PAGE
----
Monday, December 10, 2007

On Transient Appeal

Maybe you've already heard of "HDR" -- high dynamic range -- photography. As the name suggests, the idea is to capture an image with a very large difference between the darkest dark and brightest bright, rather than flattening dark areas to black or blowing light areas out to white.  In theory, a true HDR system would include a specialized HDR camera, an image format with more dynamic range than normal, and a display device with extraordinary contrast ratio and color bit depth.

All three of those are very complicated and only really understood by imaging professionals who spend most of their time trying to explain it all to people who make cameras, image formats, and display devices.

Fortunately, you can also just apply a couple photoshop filters to a regular digital photograph and simulate the "look" of HDR by flattening the tonal curve of the image into the median range. If you go to and search for "HDR", you'll get thousands of photos where people have done this.

Here's an example I made:

HDR image comparison

Generally I think the HDR version looks like garbage, but the thing is: most people prefer it. It reads as clearer, more colorful, better. As the photographer, I find that really irritating because it's completely disconnected from what I saw, and because I can see all these little artifacts of the photoshop filter like the soft halo around the building. Anybody can apply a photoshop filter to any old photo.

The point of this post, however, isn't about photography. It's about cookies.

A friend recently sent me a link to this webpage detailing one person's cookie recipe; a recipe for bacon chocolate chip cookies. To me, this sounds like one of the best things that I can imagine putting in my mouth, fusing sweet and savory, meaty and starchy, into soft (but slightly crunchy!) mounds of baked perfection.

bacon chocolate chip cookies

I'm not going to try to defend these if you aren't immediately filled with desire and a need for a towering glass of milk, but it sure does it for me and my guess is that there is some similarly over-the-top recipe that does do it for you.

I wonder "why hasn't anybody done this before?" and I think the answer is that bacon chocolate chip cookies are HDR baking.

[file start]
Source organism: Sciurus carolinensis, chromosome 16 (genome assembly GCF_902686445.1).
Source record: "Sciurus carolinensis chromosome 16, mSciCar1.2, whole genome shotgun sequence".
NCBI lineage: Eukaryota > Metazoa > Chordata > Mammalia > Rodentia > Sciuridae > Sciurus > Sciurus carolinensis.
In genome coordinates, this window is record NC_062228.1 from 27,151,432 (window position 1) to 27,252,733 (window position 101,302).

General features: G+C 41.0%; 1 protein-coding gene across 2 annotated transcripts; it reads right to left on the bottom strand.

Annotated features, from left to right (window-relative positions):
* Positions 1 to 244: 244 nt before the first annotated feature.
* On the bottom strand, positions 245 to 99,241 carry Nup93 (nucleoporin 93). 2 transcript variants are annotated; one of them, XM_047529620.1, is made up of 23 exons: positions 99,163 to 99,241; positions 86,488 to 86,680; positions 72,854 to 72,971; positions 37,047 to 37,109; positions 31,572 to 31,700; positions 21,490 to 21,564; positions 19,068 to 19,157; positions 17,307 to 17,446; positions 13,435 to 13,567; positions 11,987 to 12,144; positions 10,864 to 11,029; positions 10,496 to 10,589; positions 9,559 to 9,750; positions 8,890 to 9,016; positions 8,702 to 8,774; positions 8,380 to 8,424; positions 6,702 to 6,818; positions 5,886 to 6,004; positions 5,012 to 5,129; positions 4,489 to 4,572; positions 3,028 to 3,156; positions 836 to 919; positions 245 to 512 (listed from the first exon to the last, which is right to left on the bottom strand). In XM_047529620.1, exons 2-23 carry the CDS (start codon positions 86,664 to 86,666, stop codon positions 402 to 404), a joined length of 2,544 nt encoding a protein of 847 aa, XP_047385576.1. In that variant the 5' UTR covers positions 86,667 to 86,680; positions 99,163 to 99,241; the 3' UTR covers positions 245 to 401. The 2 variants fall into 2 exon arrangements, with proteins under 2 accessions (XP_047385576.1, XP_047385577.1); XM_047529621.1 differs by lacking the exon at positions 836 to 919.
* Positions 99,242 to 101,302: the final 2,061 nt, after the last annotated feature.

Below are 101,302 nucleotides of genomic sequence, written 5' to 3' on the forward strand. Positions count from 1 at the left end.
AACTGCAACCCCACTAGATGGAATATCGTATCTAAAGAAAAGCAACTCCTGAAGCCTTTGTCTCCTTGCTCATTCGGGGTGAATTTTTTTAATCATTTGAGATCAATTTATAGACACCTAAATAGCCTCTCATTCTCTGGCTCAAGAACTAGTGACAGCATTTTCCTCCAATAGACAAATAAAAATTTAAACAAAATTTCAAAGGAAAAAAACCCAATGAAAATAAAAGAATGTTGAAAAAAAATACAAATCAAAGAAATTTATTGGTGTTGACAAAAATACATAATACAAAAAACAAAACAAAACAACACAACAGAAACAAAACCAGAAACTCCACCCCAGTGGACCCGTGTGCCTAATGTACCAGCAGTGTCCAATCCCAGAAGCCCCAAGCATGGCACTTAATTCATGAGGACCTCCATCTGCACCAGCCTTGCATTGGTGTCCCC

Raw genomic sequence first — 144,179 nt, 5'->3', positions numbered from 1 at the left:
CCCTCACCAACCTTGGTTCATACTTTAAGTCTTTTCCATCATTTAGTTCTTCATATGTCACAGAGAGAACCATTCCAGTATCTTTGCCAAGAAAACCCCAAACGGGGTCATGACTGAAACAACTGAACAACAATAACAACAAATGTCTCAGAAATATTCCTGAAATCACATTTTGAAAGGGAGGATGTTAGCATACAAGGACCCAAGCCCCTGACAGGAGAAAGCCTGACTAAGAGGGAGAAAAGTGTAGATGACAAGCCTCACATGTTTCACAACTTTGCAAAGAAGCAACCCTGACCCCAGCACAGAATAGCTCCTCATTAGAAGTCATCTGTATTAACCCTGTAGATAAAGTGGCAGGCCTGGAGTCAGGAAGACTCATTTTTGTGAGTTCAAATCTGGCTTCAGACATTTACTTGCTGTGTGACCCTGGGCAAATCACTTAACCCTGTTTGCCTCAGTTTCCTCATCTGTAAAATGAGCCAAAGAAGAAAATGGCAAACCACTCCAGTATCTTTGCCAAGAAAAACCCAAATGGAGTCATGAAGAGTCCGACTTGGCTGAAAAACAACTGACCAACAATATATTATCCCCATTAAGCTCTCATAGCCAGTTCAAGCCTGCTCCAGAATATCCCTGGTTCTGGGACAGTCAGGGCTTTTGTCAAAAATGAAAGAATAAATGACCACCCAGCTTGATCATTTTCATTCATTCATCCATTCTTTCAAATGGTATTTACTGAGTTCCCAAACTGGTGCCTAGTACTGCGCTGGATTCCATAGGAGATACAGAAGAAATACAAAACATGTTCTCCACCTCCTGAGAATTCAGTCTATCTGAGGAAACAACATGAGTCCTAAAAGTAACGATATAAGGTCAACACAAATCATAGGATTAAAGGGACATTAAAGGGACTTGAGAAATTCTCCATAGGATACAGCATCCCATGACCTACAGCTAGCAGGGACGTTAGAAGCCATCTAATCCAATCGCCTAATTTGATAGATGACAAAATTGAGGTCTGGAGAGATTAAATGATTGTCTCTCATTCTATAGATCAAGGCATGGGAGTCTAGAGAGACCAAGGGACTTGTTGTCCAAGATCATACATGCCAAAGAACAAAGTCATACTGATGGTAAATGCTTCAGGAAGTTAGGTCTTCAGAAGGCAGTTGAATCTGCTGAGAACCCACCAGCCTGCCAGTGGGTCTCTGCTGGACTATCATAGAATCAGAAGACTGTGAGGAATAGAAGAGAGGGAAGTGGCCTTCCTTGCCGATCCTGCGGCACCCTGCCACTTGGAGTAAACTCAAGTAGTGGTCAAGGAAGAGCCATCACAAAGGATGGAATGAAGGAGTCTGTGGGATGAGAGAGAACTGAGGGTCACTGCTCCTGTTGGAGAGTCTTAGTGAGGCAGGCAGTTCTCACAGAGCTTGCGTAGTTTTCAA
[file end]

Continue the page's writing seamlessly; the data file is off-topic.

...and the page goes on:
The HDR photography craze arose along with the various social-networking-style photo sharing webpages. On these sites, popular photos are commented on, voted up, added to favorites lists, or otherwise elevated above the mass of common images. These photos are evaluated at web-friendly sizes on computer monitors of varying quality. The pseudo-HDR filters create an image that grabs eyeballs in just these kinds of conditions because they are immediately stimulating. Evaluate a pair of 8x10" prints however and the HDR version would look tiring and artificial next to the more natural-looking photo.

So I imagine it might be if my grandmother were to make bacon chocolate chip cookies. I might eat through a dozen and decide that I'd prefer the old recipe on a regular basis and that then would be the recipe that goes onto grandma's recipe card. However looking at a foodie blog, bacon chocolate chip cookies look like baked ambrosia and I'll most certainly be making a batch, even if my grandma would be rolling her eyes -- anybody can add bacon to any old cookie after all.


yian said...

in your first series of photos, the HDR photo looks tarted up. reminds me of a gaudy chinatown...

JAYSON said...

I guess it really breaks down to part of your opening paragraph about equipment. I've read a lot of what-have-you about the decline of the old ways of photography. I think the problem is what people do with Photoshop. Photoshop I really believe was intended to be a darkroom replacement and not a substitute for a good camera and some basic photo skill. Add it up with people's general bad taste and you get the HDR craze.

ethan-p said...

Does HDR look good? It's just another effect/technique. It's not something that I'd want to use all the time, but it has a time and place, like everything else.

What the simulated HDR photo suggests, however, is either that my monitor sucks, or there is contrast data in the image that can be brought out with some careful processing (for example, check out under the awnings).

In the case of the photoshop filter; how different is it than, say, printing with an 0-5 filter technique? (It's been years since my days as an amateur photographer, so pardon my misused terminology).

In the case of the bacon cookie...I love bacon, and I love sweet, salty, fat and starch. However, bacon choco-chip cookies sound kind of nasty. I'll stick to my double-salt choco-chip cookie recipe and dipping fries in milkshakes.

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